10. In a mass storage flexible disk file containing multiple flexible storage disks rotating coaxially in a spaced stack configuration, said stack receiving ventilation fluid under varied pressure which replenishes ambient fluid expelled from between said disks by centrifugal action, and which also conditions displaceable storage surfaces of said disks alternatively to distinct first and second states of displacement equilibrium, said states serving respectively to inhibit and support formation of a circumferentially uniform auto-sustaining split suitable for storage transducing access at any selected target axial coordinate position of said stack when said stack is transiently disturbed at said position, apparatus for precisely and quickly verifying correct alignment of a source of said transient disturbance with said target position before forming said split comprising:
means for positioning a said source of disturbance in alignment with a trial position estimated to coincide with said target position;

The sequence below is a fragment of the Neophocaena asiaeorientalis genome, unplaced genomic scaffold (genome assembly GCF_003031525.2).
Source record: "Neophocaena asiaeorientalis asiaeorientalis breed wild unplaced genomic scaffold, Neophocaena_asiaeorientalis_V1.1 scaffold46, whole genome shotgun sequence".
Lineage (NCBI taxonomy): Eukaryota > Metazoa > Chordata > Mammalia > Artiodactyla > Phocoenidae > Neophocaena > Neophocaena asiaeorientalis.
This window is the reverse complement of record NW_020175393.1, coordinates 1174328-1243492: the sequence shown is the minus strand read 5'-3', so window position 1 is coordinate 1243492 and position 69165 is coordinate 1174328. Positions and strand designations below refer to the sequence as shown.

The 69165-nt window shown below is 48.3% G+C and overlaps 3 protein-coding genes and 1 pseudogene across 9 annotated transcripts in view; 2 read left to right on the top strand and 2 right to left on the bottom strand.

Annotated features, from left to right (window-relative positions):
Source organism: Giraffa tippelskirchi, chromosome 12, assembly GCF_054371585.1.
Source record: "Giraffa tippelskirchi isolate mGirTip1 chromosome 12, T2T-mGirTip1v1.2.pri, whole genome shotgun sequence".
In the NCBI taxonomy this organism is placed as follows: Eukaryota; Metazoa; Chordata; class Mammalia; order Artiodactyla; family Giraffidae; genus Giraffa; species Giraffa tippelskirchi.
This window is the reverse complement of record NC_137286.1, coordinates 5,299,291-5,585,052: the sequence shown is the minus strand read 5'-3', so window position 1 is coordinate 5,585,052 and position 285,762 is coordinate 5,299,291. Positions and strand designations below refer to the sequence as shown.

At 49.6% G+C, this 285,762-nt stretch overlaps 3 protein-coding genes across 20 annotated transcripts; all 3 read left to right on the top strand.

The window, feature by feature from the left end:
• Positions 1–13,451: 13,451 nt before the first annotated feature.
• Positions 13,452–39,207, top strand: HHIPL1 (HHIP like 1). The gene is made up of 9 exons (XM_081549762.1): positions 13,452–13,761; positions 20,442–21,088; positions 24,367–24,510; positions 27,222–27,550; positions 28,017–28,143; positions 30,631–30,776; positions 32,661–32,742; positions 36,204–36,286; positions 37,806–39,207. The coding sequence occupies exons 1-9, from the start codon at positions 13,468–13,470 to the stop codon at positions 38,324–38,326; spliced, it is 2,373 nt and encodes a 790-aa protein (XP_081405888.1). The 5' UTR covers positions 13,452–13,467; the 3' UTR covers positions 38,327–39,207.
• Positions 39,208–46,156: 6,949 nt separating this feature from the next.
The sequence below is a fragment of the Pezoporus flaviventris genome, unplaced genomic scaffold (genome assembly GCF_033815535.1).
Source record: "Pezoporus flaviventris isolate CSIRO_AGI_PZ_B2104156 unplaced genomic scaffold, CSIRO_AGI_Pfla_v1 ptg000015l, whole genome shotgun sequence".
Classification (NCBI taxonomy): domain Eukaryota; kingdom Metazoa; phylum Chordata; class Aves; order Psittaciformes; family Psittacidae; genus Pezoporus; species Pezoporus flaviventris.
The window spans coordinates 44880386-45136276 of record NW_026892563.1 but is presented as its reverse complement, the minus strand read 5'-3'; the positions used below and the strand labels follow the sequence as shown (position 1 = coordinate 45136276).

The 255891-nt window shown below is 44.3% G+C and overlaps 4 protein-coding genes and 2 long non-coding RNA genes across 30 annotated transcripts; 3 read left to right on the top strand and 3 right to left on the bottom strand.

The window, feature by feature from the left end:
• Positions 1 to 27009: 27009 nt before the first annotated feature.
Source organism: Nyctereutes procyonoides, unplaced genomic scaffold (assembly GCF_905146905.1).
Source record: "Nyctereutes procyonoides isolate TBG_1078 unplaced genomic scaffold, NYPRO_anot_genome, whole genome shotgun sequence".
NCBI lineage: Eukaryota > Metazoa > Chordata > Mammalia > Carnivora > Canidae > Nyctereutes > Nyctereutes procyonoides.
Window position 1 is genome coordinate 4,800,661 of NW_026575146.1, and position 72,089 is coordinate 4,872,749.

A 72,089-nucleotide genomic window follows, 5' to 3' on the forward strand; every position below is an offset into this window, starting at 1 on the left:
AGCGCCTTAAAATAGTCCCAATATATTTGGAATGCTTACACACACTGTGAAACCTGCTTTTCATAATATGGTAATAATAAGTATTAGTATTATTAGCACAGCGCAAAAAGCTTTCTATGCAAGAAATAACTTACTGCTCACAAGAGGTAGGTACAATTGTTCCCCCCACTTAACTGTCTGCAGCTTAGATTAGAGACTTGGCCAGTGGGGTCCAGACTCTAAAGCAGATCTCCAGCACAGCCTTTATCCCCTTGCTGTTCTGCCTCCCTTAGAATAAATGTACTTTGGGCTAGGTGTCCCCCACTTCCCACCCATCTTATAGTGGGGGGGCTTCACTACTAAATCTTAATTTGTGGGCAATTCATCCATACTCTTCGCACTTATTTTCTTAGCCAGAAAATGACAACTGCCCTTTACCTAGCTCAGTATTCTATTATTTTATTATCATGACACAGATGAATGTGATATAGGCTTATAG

means effective to jointly condition said ventilation fluid pressure to a condition associated with said first equilibrium state, and said source to a condition for sustainably disturbing said stack to produce a partial split at said trial position having circumferentially irregular form;
means for detecting a relatively unvarying wide portion of said partial split;
means coupled to said detecting means for determining the offset of said trial position relative to said target position; and
means conditioned upon said determination of offset for alternatively effecting:
a. generation of indication of position coincidence when said offset has null magnitude; and
b. otherwise initiating coordinated further iterative operation (of said positioning means, said detecting means, said offset determining means and said alternative effecting means) to re-locate said partial split closer to said target position, in re-locational increments sufficiently small to avoid the possibility of overshooting the target position.